The Polish population of Detroit grew rapidly in the 1880s. Thousands of new jobs in manufacturing were available as Detroit became a leading industrial metropolis. And, the lack of jobs in Poland helped to propel this migration. There was another reason for the Polish out-migration. At the end of the Napolonic Wars, French troops occupied western Poland. Once they were withdrawn, the Germans took over a subcstantial slice of western Poland much to the dislike of the Poles who lived there. The emerging German nation very quickly defeated France in 1870 in the Franco-Prussian War. The Poles in Pomeriania and Prussia knew that they would not fare well in the strong German nation that Otto Bismark was assembling.
This is an area of Detroit where the ethnic history is clearly displayed by three of the largest and most impressive churches in the city. St. Albertus—just down East Canfield from St. Josaphat was the first parish designated for Poles by the Detroit bishop. It was founded in 1872. And Sweetest Heart of Mary—also in the same neighborhood—was the “independent” or “renegade” Polish parish founded by priests and the faithful who did not recognize the authority of the Detroit bishop. That is, a Polish priest serving at St. Albertus in the 1880s - Father Dominic Kolasinski from Krakow -was extremely popular with his congregation but not with Bishop Harry Borgess. In 1886, he was dismissed by the Bishop and he moved to North Dakota. The Bishop assigned another pastor for St. Albertus but many in the congregation would not accept a replace. They wanted Father Kolasinski to return to Detroit. He did so in 1888 and he and his followers established Sweetest Heart of Mary parish. They were excommunicated by the Bishop but, in 1897, the reputure and Sweetest Heart of Mary has been a Catholic Church in good standing since then.
St. Josaphat was founded in 1889 by the bishop to serve Poles who were filling St. Albertus and, perhaps, to compete with Sweetest Heart of Mary. Father Casimir Razadkowski was the organizer of this parish. A member of the parish, Joseph Nowakowski owned land on East Canfield and he donated it. This is where the church stands. At first, the congregation built a modest two story structure that served as both a church and school. The cornerstone was laid in October 1889 and the builoding was dedicated just five months later. I do not know what this structure looked like or who served as architect.
In the 1890s, the Polish population grew and Polonia developed on both the east and west side of time. St. Josephat's had the resources to commission the huge Gothic Revival and Romanesque Church that you see. The three towers mark this as as northern or Polish style Gothic church. The central tower reaches to 200 feet and is butressed by two 100 foot towers. Note that there are entryways in each of the three towers. This building illustrates a pleasant and effective use of both red and orange brick with extensive trim in Bedford limestone. If you commute on I-75, you will see this richly colored—cream and red—church twice every day. This church was erected in the early days of using electric lights, so it was designed for both gas lighting and electricity. Note that the electrical lights were used in a fashion very different from what we expect today. This is a Latin Cross style church with a three aisle nave.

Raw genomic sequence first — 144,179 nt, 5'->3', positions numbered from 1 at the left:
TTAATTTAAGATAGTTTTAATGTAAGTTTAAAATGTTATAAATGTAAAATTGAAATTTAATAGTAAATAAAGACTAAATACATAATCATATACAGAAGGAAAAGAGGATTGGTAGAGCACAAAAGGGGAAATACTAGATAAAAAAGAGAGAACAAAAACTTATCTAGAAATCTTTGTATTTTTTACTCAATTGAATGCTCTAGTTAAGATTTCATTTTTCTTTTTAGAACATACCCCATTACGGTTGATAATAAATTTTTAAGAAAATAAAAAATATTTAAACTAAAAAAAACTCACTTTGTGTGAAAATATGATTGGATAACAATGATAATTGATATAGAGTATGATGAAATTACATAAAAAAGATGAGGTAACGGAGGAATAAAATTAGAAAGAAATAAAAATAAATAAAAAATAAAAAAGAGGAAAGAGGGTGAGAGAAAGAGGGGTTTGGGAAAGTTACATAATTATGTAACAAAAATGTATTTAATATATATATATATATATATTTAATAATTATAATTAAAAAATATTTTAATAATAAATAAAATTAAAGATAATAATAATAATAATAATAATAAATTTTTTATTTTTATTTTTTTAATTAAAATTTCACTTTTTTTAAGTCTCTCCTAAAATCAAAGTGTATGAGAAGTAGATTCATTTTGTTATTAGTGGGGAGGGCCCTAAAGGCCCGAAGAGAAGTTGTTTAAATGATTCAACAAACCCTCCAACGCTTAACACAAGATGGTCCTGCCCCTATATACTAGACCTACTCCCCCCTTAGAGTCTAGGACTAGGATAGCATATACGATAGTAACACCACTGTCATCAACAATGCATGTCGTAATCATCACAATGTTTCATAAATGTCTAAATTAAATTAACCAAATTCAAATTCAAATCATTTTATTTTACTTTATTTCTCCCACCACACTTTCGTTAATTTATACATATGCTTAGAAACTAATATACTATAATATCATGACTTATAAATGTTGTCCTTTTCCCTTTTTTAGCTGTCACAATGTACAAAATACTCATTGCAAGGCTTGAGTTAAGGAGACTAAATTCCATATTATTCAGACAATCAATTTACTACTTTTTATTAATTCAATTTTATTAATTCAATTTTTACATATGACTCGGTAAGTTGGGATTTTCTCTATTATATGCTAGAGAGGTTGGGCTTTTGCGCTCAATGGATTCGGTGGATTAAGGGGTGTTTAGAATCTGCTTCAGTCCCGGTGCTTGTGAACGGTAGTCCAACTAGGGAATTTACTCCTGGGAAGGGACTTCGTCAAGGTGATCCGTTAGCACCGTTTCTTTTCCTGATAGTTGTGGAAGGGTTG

There was once also a high school building here, reminding us of the interest that Catholics had in parochial schooling for their children. As the Polish population moved toward the suburbs, enrollment declined and the school was closed in the early 1960s. It was razed to make a parking lot for parishioners who drive from considerable distances to attend Sunday services here. The school, I believe, was older than the church. On this campus there is also a convent dating from 1907 that was converted into an activities building after the parish school closed. The rectory dates from 1901.
It is, I assume, a great challenge for the Catholic diocese to maintaining these massive church at a time when most of the faithful live in the suburbs and few young men become priests. This parish, by 2012, was in a collaborate arrangement with Sweetest Heart of Mary and St. Joseph's served, I believe, by just one priest.
For addtional pictures of the spectacular interior of this church and additional informationl, please see the book sited below.
I do not know much about hagiography. I have read that St. Josaphat, a priest who was appointed archbishop of Polotsk, Poland in 1617, worked to unify the Byzantine and Roman church. He was martyred in 1623 but not canonized until 1867. This implies that this is one of the first churches to bear his name. I do not know why the Bishpr of Detroit or this congregation would select this name.
Architects: Joseph G. Kastler and William E. N.
Architectural Style: Late Victorian Romanesque
Carpentry including the elaborate interior: Harcus and Lang
Stained Glass: Detroit Stained Glass Work
For additional information, please see; Mazrla O. Collum, Barbara E. Kreuger and Dorothyj Kostuch, Detroit's Historic Places of Worship. Detroit: Wayne State Universityj Press, 2012
Date of Construction of the Church: 1901
Local Historic District: Established December 16, 1983
State of Michigan Registry of Historic Sites: Listed: November 26, 1985
State of Michigan Historical Marker: Erected April 28, 1987. Visible on East Canfield
National Registry of Historic Sites: #82000555, Listed December 8, 1982
Use in 2013: Catholic Church
Photo: Ren Farley; March, 2004
Description updated: February, 2012
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Michigan P 4504, Listed November 26, 1985, Local District:
December 7, 1983.
National Register of Historic Sites: December 8, 1982
This local historic district includes four buildings: the church, a rectory, a residence for nuns and boiler house located at 715 East Canfield.